JOINT BASE SAN ANTONIO-FORT SAM HOUSTON, Texas, –
While military and civilian healthcare workers around the globe do their part in the fight against COVID-19, the Medical Education and Training Campus, or METC, is preparing the future enlisted medical force to provide critical support to these frontline providers.
Located at Joint Base San Antonio-Fort Sam Houston, METC’s mission – to train the world's finest medics, corpsmen and technicians – is vital to force readiness and the nation. The tri-service schoolhouse facilitates training for nearly 50 allied health career fields for the Army, Navy, Air Force and Coast Guard.
As students graduate, many will augment active duty, Guard and Reserve component military medical teams in the COVID-19 response effort. Whether heading to new assignments around the world or returning home to support their local communities, these new graduates will be ready.
Establishing precautions to safeguard the health and safety of METC students and staff in the training environment is paramount to the mission.
“As we support the METC mission, we are concurrently strengthening the service components in their mission to ensure METC trainees safely meet the challenges that will be asked of them as military allied health professionals,” said Navy Capt. Thomas Herzig, METC commandant.
To mitigate potential risk, METC, by working closely with the Army, Navy, and Air Force, sought opportunities to meet the Center for Disease Control and Prevention’s social distancing guidelines, whether it be by spacing students six feet apart in the classroom and labs, transitioning to distance learning, or other mitigating strategies.
METC’s Respiratory Therapist, or RT, program has mitigated risk by successfully transitioning to online learning in conjunction with other measures.
“RT students are distance learning by utilizing Joint Knowledge Online (JKO) to deliver lectures and testing,” said Oscar Lopez, clinical education program director.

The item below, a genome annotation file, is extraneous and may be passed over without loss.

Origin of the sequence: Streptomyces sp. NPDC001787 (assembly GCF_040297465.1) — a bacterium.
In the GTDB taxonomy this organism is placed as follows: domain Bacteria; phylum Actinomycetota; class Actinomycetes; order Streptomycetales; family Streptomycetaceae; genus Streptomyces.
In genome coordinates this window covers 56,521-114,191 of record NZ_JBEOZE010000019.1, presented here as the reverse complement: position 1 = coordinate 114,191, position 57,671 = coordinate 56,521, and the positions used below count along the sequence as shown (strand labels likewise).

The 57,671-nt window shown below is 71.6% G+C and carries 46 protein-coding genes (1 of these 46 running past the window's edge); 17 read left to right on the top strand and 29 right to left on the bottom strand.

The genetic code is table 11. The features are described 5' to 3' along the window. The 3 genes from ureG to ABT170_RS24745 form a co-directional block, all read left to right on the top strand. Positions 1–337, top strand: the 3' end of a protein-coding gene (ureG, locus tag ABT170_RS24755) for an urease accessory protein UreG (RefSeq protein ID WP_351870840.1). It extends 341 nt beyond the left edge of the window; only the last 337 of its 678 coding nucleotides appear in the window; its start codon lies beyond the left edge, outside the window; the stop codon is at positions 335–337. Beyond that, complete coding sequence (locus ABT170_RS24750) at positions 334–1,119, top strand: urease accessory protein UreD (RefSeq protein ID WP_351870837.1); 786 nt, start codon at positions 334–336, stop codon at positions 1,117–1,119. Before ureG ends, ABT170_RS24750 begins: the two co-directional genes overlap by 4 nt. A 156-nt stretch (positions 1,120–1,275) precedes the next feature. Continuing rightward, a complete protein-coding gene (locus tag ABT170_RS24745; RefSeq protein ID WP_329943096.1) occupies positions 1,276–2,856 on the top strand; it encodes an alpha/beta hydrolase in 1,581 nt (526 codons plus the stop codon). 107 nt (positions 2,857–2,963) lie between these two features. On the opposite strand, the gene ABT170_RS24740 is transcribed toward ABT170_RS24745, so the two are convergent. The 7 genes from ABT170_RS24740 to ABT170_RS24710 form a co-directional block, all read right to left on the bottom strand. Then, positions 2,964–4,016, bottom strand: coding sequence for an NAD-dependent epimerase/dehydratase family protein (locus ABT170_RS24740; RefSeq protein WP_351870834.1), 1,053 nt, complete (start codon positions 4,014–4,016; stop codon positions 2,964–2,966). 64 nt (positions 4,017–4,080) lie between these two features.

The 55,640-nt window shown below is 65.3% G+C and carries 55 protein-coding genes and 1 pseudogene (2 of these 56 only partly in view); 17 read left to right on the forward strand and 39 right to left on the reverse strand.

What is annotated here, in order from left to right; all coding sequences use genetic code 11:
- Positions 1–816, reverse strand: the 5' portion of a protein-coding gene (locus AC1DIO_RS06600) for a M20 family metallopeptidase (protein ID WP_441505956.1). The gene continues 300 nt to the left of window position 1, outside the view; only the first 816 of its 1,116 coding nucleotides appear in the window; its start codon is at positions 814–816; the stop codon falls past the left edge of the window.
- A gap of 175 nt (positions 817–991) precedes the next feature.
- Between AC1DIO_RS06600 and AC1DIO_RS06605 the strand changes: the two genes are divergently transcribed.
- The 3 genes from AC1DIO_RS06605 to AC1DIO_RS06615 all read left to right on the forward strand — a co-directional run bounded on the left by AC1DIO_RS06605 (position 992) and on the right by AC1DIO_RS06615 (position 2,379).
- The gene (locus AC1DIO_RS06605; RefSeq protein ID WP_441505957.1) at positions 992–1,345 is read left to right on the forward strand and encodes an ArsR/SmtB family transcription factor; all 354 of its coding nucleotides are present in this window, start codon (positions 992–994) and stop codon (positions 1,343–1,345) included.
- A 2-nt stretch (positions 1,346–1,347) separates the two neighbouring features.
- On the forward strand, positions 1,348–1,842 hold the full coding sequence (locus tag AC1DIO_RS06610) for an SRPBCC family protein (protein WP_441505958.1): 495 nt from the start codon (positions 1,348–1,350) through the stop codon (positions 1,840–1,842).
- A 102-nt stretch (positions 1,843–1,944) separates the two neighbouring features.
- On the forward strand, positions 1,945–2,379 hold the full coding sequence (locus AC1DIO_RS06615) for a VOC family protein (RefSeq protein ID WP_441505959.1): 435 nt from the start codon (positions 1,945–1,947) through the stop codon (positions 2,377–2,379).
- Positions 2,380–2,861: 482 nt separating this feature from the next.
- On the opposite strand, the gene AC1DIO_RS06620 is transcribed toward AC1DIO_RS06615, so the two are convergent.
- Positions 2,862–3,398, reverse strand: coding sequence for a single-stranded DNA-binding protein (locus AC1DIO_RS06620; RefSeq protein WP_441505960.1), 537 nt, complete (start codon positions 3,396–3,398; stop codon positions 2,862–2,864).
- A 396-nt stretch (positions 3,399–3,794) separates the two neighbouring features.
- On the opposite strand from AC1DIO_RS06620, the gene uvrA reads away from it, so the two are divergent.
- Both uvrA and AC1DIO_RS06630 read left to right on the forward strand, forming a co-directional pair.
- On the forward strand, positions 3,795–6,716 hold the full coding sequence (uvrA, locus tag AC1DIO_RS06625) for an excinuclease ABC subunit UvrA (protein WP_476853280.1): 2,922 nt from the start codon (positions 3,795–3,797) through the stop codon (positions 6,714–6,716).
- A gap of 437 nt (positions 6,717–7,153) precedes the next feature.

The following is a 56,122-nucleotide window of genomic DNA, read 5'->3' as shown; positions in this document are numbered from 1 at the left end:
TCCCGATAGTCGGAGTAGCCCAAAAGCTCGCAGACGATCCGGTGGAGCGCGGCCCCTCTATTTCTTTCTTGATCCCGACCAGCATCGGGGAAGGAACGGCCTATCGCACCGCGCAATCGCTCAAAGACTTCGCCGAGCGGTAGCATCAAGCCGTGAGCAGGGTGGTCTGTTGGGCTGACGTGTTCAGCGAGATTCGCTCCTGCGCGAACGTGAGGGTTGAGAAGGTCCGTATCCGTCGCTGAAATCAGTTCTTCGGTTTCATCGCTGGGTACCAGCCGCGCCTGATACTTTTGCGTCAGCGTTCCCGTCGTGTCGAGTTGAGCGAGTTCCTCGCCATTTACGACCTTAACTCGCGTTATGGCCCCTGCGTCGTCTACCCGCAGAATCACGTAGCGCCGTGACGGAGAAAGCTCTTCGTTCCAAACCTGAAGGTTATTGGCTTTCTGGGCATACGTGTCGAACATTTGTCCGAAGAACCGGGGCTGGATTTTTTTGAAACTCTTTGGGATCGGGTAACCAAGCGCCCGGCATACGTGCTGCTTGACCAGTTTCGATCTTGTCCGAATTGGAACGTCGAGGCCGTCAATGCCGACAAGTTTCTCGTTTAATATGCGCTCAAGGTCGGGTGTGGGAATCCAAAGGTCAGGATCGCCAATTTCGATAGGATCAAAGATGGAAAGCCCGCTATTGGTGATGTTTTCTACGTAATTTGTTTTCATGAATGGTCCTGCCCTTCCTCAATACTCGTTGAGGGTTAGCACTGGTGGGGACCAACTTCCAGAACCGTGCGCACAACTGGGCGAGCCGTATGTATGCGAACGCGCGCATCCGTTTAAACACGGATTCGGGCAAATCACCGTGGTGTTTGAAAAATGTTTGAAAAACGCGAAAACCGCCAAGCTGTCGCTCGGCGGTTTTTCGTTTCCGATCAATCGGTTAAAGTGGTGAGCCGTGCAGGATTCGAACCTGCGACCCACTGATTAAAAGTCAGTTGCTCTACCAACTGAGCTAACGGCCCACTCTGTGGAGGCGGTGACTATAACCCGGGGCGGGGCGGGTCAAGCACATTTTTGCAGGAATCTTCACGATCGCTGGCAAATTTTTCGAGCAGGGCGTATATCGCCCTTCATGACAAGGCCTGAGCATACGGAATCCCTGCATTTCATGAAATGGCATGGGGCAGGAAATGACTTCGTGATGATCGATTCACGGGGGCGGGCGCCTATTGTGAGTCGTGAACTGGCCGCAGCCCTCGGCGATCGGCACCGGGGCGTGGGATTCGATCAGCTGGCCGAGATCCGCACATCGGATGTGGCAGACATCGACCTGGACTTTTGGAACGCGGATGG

Lopez explained that when practical exercises are scheduled, the class is divided into two or three smaller groups and each group is assigned a different time slot for hands-on practice. Students and instructors are spread out among the various lab rooms in order to maintain appropriate distancing while wearing face coverings to conduct the practical exercise.
Because RT students are prior enlisted and therefore more senior, they tend to live off post and can engage in distance learning from their residence.
However, some programs are too large for the infrastructure to support online learning. To work around that issue, some of the larger programs, like the Department of Combat Medic Training, have turned to implementing split training shifts. Half of the students conduct training from 5 a.m. to 2 p.m., while the second half trains from 2 p.m. to 11 p.m.
By split training, there are fewer students sharing classroom and lab space, allowing them to maintain at least six feet of separation while also wearing face coverings for further protection.
Other steps have also been taken to protect students and staff members.
“To promote social distancing and assist with minimizing contact within common areas, breakrooms within the medical instructional facilities have been closed until further notice,” stated Chief Master Sgt. Joshua Barr, METC senior enlisted advisor. “We also expanded some “no cover, no salute” areas in the outdoor courtyards to provide students more area to spread out.”
Barr said all formal graduation ceremonies have been suspended as well.
Transitioning an entire course from classroom to online during a short span of time, as well as the hands-on aspect of the curriculum, can make social distancing in any form a complicated task but Herzig had no doubt that METC could do it.
“The dedication and professionalism of our uniformed, civilian, and contractor personnel during this time is truly inspiring,” he declared. “It may not be ‘business as usual,’ but they have all demonstrated these last weeks that we can adapt and still achieve success during this crisis.”